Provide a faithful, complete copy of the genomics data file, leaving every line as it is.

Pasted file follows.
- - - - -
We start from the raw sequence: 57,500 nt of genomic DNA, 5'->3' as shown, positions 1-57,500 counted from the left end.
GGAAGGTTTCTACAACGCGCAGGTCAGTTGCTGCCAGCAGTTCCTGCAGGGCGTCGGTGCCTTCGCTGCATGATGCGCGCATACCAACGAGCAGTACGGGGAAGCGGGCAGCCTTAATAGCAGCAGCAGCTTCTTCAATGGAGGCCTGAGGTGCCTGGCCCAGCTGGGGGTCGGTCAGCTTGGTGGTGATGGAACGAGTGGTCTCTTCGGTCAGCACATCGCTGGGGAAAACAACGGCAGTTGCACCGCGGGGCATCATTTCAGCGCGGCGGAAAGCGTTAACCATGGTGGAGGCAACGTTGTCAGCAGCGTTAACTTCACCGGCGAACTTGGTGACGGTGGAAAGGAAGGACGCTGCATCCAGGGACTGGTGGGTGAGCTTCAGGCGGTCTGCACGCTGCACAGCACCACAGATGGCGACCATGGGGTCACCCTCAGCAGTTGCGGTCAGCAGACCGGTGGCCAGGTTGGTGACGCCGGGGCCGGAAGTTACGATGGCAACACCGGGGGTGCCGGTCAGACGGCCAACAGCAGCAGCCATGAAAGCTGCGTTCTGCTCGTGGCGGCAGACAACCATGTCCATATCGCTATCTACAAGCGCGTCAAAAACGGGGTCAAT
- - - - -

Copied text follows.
We start from the raw sequence: 57,500 nt of genomic DNA, 5'->3' as shown, positions 1-57,500 counted from the left end.
GGAAGGTTTCTACAACGCGCAGGTCAGTTGCTGCCAGCAGTTCCTGCAGGGCGTCGGTGCCTTCGCTGCATGATGCGCGCATACCAACGAGCAGTACGGGGAAGCGGGCAGCCTTAATAGCAGCAGCAGCTTCTTCAATGGAGGCCTGAGGTGCCTGGCCCAGCTGGGGGTCGGTCAGCTTGGTGGTGATGGAACGAGTGGTCTCTTCGGTCAGCACATCGCTGGGGAAAACAACGGCAGTTGCACCGCGGGGCATCATTTCAGCGCGGCGGAAAGCGTTAACCATGGTGGAGGCAACGTTGTCAGCAGCGTTAACTTCACCGGCGAACTTGGTGACGGTGGAAAGGAAGGACGCTGCATCCAGGGACTGGTGGGTGAGCTTCAGGCGGTCTGCACGCTGCACAGCACCACAGATGGCGACCATGGGGTCACCCTCAGCAGTTGCGGTCAGCAGACCGGTGGCCAGGTTGGTGACGCCGGGGCCGGAAGTTACGATGGCAACACCGGGGGTGCCGGTCAGACGGCCAACAGCAGCAGCCATGAAAGCTGCGTTCTGCTCGTGGCGGCAGACAACCATGTCCATATCGCTATCTACAAGCGCGTCAAAAACGGGGTCAAT